“It’s now very much targeting girls,” said Sophie Maddocks, a researcher and digital rights advocate at the University of Pennsylvania. “Young girls and women who aren’t in the public eye.”
‘Look, Mom. What have they done to me?’
On Sept. 17, Miriam Al Adib Mendiri was returning to her home in southern Spain from a trip when she found her 14-year-old daughter distraught. Her daughter shared a nude picture of herself.
“Look, Mom. What have they done to me?” Al Adib Mendiri recalled her daughter saying.
She’d never posed nude. But a group of local boys had grabbed clothed photos from the social media profiles of several girls in their town and used an AI “nudifier” app to create the naked pictures, according to police.
Scarlett Johansson on fake AI-generated sex videos: ‘Nothing can stop someone from cutting and pasting my image’
The application is one of many AI tools that use real images to create naked photos, which have flooded the web recent months. By analyzing millions of images, AI software can better predict how a body will look naked and fluidly overlay a face into a pornographic video, said Gang Wang, an expert in AI at the University of Illinois at Urbana-Champaign.
Though many AI image-generators block users from creating pornographic material, open source software, such as Stable Diffusion, makes its code public, letting amateur developers adapt the technology — often for nefarious purposes. (Stability AI, the maker of Stable Diffusion, did not return a request for comment.)
Once these apps are public, they use referral programs that encourage users to share these AI-generated photos on social media in exchange for cash, Oh said.
When Oh examined the top 10 websites that host fake porn images, she found more than 415,000 had been uploaded this year, garnering nearly 90 million views.
AI-generated porn videos have also exploded across the web. After scouring the 40 most popular websites for faked videos, Oh found more than 143,000 videos had been added in 2023 — a figure that surpasses all new videos from 2016 to 2022. The fake videos have received more than 4.2 billion views, Oh found.
The Federal Bureau of Investigation warned in June of an uptick of sexual extortion from scammers demanding payment or photos in exchange for not distributing sexual images. While it’s unclear what percentage of these images are AI-generated, the practice is expanding. As of September, over 26,800 people have been victims of “sextortion” campaigns, a 149 percent rise from 2019, the FBI told The Post.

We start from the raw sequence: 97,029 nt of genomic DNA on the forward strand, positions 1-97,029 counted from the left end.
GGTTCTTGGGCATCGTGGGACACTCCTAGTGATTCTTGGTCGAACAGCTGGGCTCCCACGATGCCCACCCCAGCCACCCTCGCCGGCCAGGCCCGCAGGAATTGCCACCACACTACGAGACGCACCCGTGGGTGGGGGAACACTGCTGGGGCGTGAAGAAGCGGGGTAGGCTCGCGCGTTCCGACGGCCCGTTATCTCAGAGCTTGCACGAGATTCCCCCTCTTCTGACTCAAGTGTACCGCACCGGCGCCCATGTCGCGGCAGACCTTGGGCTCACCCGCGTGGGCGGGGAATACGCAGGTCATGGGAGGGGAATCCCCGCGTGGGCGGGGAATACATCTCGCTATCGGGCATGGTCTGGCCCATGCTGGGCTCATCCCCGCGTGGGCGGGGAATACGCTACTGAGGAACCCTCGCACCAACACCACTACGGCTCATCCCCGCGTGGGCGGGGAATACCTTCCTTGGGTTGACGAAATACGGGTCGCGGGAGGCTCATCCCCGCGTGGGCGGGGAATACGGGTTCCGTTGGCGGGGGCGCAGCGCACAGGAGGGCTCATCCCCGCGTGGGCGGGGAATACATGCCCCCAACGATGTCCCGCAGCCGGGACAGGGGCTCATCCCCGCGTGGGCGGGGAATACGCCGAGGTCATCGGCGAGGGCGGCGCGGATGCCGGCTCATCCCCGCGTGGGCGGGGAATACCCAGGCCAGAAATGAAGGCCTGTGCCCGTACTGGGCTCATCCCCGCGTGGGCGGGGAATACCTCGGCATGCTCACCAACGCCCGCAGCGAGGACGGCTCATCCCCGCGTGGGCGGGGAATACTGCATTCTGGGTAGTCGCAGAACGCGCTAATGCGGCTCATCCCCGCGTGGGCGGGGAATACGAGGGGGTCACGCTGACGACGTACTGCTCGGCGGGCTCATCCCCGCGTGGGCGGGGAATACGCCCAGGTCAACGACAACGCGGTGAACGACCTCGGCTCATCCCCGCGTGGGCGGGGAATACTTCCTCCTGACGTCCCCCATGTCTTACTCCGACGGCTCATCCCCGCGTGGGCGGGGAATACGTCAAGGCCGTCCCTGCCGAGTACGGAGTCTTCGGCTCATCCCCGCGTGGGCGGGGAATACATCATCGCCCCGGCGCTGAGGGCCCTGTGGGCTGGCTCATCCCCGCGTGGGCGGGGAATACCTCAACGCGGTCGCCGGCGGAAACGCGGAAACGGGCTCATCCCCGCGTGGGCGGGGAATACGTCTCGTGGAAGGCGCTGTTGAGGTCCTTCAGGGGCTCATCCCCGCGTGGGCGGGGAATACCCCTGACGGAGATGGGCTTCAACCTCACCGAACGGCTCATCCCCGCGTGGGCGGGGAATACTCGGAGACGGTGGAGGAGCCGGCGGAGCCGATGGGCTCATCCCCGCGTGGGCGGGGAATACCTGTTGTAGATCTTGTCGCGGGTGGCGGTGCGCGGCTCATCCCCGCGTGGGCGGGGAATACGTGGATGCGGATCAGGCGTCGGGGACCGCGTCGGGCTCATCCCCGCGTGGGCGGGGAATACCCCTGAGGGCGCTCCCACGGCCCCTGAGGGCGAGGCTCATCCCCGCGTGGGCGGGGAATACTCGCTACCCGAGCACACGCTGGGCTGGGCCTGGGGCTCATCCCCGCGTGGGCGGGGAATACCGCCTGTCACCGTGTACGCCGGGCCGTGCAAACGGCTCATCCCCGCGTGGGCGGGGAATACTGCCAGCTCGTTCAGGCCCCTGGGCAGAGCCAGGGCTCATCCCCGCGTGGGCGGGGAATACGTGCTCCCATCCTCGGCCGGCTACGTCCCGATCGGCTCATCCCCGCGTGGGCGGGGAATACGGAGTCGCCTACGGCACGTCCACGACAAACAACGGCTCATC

‘You’re not safe as a woman’
In May, a poster on a popular pornography forum started a thread called “I can fake your crush.” The idea was simple: “Send me whoever you want to see nude and I can fake them” using AI, the moderator wrote.
Within hours, photos of women came flooding in. “Can u do this girl? not a celeb or influencer,” one poster asked. “My co-worker and my neighbor?” another one added.
Minutes after a request, a naked version of the image would appear on the thread. “Thkx a lot bro, it’s perfect,” one user wrote.
These fake images reveal how AI amplifies our worst stereotypes
Celebrities are a popular target for fake porn creators aiming to capitalize on search interest for nude photos of famous actors. But websites featuring famous people can lead to a surge in other kinds of nudes. The sites often include “amateur” content from unknown individuals and host ads that market AI porn-making tools.
Google has polices in place to prevent nonconsensual sexual images from appearing in search results, but its protections for deepfake images are not as robust. Deepfake porn and the tools to make it show up prominently on the company’s search engines, even without specifically searching for AI-generated content. Oh documented more than a dozen examples in screenshots, which were independently confirmed by The Post.
Ned Adriance, a spokesman for Google, said in a statement the company is “actively working to bring more protections to search” and that the company lets users request the removal of involuntary fake porn.
Google is in the process of “building more expansive safeguards” that would not require victims to individually request content gets taken down, he said.
Li, of the University of San Francisco, said it can be hard to penalize creators of this content. Section 230 in the Communications Decency Act shields social media companies from liability for the content posted on their sites, leaving little burden for websites to police images.
Victims can request that companies remove photos and videos of their likeness. But because AI draws from a plethora of images in a data set to create a faked photo, it’s harder for a victim to claim the content is derived solely from their likeness, Li said.
“Maybe you can still say: ‘It’s a copyright violation, it’s clear they took my original copyrighted photo and then just added a little bit to it,’” Li said. “But for deep fakes … it’s not that clear … what the original photos were.”
See why AI like ChatGPT has gotten so good, so fast
In the absence of federal laws, at least nine states — including California, Texas and Virginia — have passed legislation targeting deepfakes. But these laws vary in scope: In some states victims can press criminal charges, while others only allow civil lawsuits — though it can be difficult to ascertain whom to sue.
The push to regulate AI-generated images and videos is often intended to prevent mass distribution, addressing concerns about election interference, said Sam Gregory, executive director of the tech human rights advocacy organization Witness.
But these rules do little for deepfake porn, where images shared in small groups can wreak havoc on a person’s life, Gregory added.
Belle, the YouTube influencer, is still unsure how many deepfake photos of her are public and said stronger rules are needed to address her experience.
“You’re not safe as a woman,” she said.